Why Is TiVo Dropping in 2012?
Jul 10th 2012 3:48PM
Updated Jul 10th 2012 3:54PM
Shares of digital media veteran TiVo (NAS: TIVO) started out strong in 2012, soaring as much as 36% in the year's first six weeks. But the strong gains didn't last. TiVo's stock has taken a 36% haircut from those early highs, and the total return so far in 2012 is a negative 12.6%.
How did TiVo get here? It's a tale of missed expectations, large lawyer bills, and a failure to communicate.
Coming into this year, TiVo had been on a roll in the courtroom. The company settled a long-running patent infringement lawsuit against DISH Network (NAS: DISH) in 2011 and another one with AT&T (NYS: T) in early January. With 2011 barely in the books, TiVo investors expected the string of big, booming legal wins to continue -- and to drive share prices ever higher.
But the reality was a bit more mellow. TiVo does still have a few infringement suits in process, but the biggest lawyer-powered paychecks have likely already been cashed. Two earnings reports gave management plenty of opportunity to stoke the fires of investor enthusiasm, or at the very least to explain their long-term strategy, but the company opted to set expectations at modest levels. More important, many investors still don't understand what TiVo is all about these days.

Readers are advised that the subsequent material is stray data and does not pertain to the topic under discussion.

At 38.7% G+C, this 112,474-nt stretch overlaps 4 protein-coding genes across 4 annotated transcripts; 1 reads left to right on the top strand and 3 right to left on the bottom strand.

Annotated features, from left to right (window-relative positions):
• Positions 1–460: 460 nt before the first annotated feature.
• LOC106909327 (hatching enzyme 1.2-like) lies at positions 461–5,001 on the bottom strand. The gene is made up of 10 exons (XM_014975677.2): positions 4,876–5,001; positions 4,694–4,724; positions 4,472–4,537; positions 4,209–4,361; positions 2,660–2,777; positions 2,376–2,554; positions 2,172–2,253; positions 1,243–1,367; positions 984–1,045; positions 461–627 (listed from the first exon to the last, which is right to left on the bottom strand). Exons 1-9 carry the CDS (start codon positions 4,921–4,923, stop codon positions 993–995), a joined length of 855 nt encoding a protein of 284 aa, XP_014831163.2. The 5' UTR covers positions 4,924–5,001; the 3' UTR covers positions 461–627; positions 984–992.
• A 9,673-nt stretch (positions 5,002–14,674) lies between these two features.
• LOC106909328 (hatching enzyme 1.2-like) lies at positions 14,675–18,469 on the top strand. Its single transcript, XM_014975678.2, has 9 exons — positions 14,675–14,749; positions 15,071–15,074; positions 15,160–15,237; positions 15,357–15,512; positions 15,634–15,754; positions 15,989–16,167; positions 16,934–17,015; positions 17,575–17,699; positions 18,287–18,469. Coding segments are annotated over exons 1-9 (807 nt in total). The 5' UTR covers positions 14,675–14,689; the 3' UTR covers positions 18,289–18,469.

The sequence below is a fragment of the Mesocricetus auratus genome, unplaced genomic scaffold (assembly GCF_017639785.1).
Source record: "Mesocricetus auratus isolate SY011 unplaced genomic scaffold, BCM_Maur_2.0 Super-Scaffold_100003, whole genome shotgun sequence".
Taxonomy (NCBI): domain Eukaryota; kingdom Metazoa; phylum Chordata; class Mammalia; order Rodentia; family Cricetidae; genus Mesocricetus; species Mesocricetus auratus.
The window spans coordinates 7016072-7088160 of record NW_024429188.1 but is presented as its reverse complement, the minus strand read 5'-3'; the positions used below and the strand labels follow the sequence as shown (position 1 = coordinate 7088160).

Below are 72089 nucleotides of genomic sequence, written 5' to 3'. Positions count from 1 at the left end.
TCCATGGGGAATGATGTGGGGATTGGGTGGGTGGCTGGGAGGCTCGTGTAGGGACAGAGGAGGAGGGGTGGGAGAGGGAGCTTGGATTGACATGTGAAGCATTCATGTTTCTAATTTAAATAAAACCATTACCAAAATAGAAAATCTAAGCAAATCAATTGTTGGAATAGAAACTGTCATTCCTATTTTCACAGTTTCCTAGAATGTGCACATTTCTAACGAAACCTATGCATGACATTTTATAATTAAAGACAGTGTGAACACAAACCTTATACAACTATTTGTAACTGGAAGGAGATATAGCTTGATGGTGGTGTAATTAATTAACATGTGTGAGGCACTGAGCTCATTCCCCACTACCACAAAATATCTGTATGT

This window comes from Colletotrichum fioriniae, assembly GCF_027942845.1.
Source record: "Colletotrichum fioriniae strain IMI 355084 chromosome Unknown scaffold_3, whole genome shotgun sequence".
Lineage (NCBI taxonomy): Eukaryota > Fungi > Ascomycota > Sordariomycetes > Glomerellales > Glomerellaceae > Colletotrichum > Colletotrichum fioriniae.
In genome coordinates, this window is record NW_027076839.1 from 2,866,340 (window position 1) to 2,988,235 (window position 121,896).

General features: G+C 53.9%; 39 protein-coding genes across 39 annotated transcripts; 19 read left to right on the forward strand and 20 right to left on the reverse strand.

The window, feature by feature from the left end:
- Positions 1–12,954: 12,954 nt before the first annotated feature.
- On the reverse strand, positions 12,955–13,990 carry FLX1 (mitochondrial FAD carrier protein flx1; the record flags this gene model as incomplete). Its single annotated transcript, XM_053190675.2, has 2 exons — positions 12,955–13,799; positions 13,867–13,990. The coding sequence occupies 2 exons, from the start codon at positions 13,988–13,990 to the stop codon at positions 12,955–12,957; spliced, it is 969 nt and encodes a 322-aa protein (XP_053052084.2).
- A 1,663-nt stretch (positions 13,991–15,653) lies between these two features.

So the stock took one beating after another. Today, TiVo is valued at about half of the $15 per share I estimate that its software-based long-term future should be worth. With or without fresh courtroom victories, there are plenty unsigned licensing deals left to close before the entertainment industry moves on to the next level of all-digital evolution.
TiVo is an all-American business that's getting ready to take over the world in its very specific niche. The company follows in the very large footprints of other American winners like the three giants profiled in this free report.
At the time this article was published Fool contributor Anders Bylund owns shares in TiVo but holds no other position in any of the companies mentioned. Check out Anders' holdings and bio, or follow him on Twitter and Google+. The Motley Fool has a disclosure policy. We Fools may not all hold the same opinion, but we all believe that considering a diverse range of insights makes us better investors. Try any of our Foolish newsletter services free for 30 days.
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